The Grand Inquisitor’s final prophecy is perhaps the most frightening augury in the entirety of Dostoevsky’s work. With amazing prescience, he foresaw the rise of the totalitarian state that has dominated much of this century’s political life, killing more people by violent means than in all of the previous centuries combined. This is the century of blood and ours is the culture of death. That Dostoevsky mistakenly linked the late-modem calamity with the Catholic Church, and that he did not foresee its first triumph in his own beloved Russia, hardly invalidates his vision. On the contrary, Dostoevsky was right to prophesy that, if we begin (as Ivan does) with absolute anti-communal freedom, we will end (again as Ivan does) with absolutely anti-communal slavery, whether in its individualist or its totalitarian form.
Given Ivan’s horrifying vision of this grim and Christless future, it is not surprising that Alyosha regards Ivan’s “poem” as praising Jesus rather than reviling him. Indeed, he kisses Ivan in honor of his brother’s terrible truthfulness. Yet Alyosha also makes a clear and devastating judgment about the moral and religious consequence of Ivan’s atheism. If God is dead, Alyosha declares, “everything is permitted” (263).
We must not misread Alyosha here. He does not deny that men can be moral without believing in God. He insists, instead, that such morality has no ultimate basis, that unfettered freedom is self-destructive, that it hovers over an abyss, and thus that godless people and cultures await their inevitable plunge into the void. Unbelief and barbarism are indissolubly joined. 1 John 3:4 defines sin precisely as lawlessness: he hamartia estin he anomia. Ellis Sandoz observes that John of Damascus, the 8th century Greek theologian, linked this definition of sin to the larger claim that barbarism is the primal heresy: “every man as independent and a law unto himself after the dictates of his own will.”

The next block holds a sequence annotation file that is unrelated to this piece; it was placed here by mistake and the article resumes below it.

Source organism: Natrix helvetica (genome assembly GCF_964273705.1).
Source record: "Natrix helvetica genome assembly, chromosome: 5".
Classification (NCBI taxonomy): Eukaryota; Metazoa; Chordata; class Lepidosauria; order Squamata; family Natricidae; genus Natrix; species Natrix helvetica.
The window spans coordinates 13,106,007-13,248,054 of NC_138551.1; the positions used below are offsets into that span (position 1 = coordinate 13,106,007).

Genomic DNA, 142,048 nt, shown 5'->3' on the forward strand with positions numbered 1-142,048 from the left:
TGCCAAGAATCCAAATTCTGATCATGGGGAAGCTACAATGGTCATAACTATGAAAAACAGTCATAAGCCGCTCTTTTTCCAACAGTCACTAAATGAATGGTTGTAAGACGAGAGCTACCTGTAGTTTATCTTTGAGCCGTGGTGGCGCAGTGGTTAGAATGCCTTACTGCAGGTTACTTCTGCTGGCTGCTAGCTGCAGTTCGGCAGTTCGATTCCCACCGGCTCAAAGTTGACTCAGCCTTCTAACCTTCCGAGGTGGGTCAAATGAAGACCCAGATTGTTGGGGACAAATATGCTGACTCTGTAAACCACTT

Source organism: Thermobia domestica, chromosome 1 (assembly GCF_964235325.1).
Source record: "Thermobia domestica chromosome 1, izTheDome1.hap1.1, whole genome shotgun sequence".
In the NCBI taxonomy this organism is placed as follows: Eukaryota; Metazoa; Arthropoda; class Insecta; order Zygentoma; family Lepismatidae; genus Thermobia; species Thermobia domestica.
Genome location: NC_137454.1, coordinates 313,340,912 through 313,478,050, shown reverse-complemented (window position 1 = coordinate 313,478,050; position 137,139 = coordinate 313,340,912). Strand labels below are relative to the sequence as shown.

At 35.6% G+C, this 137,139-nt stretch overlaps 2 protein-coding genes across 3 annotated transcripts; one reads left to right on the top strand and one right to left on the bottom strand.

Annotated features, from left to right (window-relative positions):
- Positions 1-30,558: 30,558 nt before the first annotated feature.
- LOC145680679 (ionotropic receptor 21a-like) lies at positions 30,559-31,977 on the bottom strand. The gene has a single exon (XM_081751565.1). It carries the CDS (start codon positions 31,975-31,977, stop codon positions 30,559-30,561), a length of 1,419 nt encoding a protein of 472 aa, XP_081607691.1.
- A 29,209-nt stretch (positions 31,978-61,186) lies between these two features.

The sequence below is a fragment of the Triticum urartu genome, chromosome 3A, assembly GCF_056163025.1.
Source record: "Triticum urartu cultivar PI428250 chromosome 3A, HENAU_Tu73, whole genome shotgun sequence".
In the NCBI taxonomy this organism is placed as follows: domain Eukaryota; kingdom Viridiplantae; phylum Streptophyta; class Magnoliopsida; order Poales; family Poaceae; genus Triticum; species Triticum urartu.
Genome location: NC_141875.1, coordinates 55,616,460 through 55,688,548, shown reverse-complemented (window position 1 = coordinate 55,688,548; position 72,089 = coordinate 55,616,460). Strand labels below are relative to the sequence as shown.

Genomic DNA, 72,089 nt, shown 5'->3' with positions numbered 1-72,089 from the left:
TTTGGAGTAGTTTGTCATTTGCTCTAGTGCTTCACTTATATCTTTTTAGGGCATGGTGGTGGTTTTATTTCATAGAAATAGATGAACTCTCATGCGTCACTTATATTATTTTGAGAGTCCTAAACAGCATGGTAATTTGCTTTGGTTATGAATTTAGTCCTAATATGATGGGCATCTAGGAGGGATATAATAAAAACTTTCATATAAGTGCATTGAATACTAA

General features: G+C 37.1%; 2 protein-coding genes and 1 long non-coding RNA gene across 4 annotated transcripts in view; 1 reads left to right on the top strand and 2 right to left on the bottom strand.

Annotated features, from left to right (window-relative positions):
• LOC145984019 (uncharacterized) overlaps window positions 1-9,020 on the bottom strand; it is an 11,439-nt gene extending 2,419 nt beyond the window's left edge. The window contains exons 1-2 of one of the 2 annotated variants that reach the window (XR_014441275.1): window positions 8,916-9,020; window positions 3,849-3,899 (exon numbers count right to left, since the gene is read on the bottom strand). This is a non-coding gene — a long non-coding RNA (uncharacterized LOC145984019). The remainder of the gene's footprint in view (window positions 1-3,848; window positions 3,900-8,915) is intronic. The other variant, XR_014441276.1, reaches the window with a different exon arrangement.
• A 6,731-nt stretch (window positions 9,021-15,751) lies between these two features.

Dostoevsky regards individualist autarky not only as barbaric but also as satanic. Perhaps the chief of Ivan’s demonic deceptions is that the Inquisitor is right to regard “miracle, mystery, and authority” as pathetic requirements for weak-willed men. Yet just as Ivan misreads freedom to mean unencumbered choice, so does the Inquisitor pervert the meaning of miracle. Nowhere in the novel does God jump in and out of his creation like a divine factotum who accedes to human petition if it is sufficiently pious.
It is exactly such a sentimental and superstitious understanding of miracles — namely, as God’s arbitrary violation of the natural order for the sake of clamant human need — which Alyosha is required to surrender. Hoping that Zosima’s corpse would be wondrously preserved, giving off the sweet odor of sanctity, Alyosha is horrified when it putrefies prematurely. The saint’s rapidly rotting body demonstrates to Alyosha that God is not a sacred Santa Claus who brings him whatever he wants.
In the “Cana in Galilee” chapter, Alyosha learns that miracles do not precede and thus produce faith; rather do they follow faith as the by-product of the transformed life. That Alyosha can kiss the earth and bless the creation despite its rampant suffering, that he can live as a monk in an sensual world, that he can increase men’s joy amidst suffering as Christ increased it by turning water into wedding wine — this, he learns, is the true miracle: the divine possibility that overcomes human impossibility.